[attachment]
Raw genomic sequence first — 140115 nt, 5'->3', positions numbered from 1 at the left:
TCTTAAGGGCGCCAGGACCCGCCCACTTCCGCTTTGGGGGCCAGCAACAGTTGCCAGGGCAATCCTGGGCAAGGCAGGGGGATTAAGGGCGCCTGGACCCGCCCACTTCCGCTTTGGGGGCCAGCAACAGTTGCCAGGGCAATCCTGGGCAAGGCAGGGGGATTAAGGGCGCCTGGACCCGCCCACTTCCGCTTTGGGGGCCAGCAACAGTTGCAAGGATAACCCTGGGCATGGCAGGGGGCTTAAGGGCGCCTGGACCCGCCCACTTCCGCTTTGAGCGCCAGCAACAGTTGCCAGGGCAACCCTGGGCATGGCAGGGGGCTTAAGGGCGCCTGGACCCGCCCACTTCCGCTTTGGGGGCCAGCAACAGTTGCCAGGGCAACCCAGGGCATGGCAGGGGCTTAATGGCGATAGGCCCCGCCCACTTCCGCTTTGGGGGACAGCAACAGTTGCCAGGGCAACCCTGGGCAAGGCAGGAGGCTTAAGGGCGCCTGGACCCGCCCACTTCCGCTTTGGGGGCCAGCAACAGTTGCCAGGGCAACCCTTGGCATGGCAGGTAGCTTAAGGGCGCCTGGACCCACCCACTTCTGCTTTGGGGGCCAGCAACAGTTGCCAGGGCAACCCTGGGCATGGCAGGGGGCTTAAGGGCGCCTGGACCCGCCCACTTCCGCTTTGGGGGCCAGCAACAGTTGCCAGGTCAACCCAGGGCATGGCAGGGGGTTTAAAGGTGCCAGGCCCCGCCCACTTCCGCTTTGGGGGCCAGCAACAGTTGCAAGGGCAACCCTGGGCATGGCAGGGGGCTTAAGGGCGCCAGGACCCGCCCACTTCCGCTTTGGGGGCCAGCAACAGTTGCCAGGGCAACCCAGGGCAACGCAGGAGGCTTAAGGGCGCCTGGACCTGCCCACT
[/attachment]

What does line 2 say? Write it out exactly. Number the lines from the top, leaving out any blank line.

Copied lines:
TCTTAAGGGCGCCAGGACCCGCCCACTTCCGCTTTGGGGGCCAGCAACAGTTGCCAGGGCAATCCTGGGCAAGGCAGGGGGATTAAGGGCGCCTGGACCCGCCCACTTCCGCTTTGGGGGCCAGCAACAGTTGCCAGGGCAATCCTGGGCAAGGCAGGGGGATTAAGGGCGCCTGGACCCGCCCACTTCCGCTTTGGGGGCCAGCAACAGTTGCAAGGATAACCCTGGGCATGGCAGGGGGCTTAAGGGCGCCTGGACCCGCCCACTTCCGCTTTGAGCGCCAGCAACAGTTGCCAGGGCAACCCTGGGCATGGCAGGGGGCTTAAGGGCGCCTGGACCCGCCCACTTCCGCTTTGGGGGCCAGCAACAGTTGCCAGGGCAACCCAGGGCATGGCAGGGGCTTAATGGCGATAGGCCCCGCCCACTTCCGCTTTGGGGGACAGCAACAGTTGCCAGGGCAACCCTGGGCAAGGCAGGAGGCTTAAGGGCGCCTGGACCCGCCCACTTCCGCTTTGGGGGCCAGCAACAGTTGCCAGGGCAACCCTTGGCATGGCAGGTAGCTTAAGGGCGCCTGGACCCACCCACTTCTGCTTTGGGGGCCAGCAACAGTTGCCAGGGCAACCCTGGGCATGGCAGGGGGCTTAAGGGCGCCTGGACCCGCCCACTTCCGCTTTGGGGGCCAGCAACAGTTGCCAGGTCAACCCAGGGCATGGCAGGGGGTTTAAAGGTGCCAGGCCCCGCCCACTTCCGCTTTGGGGGCCAGCAACAGTTGCAAGGGCAACCCTGGGCATGGCAGGGGGCTTAAGGGCGCCAGGACCCGCCCACTTCCGCTTTGGGGGCCAGCAACAGTTGCCAGGGCAACCCAGGGCAACGCAGGAGGCTTAAGGGCGCCTGGACCTGCCCACT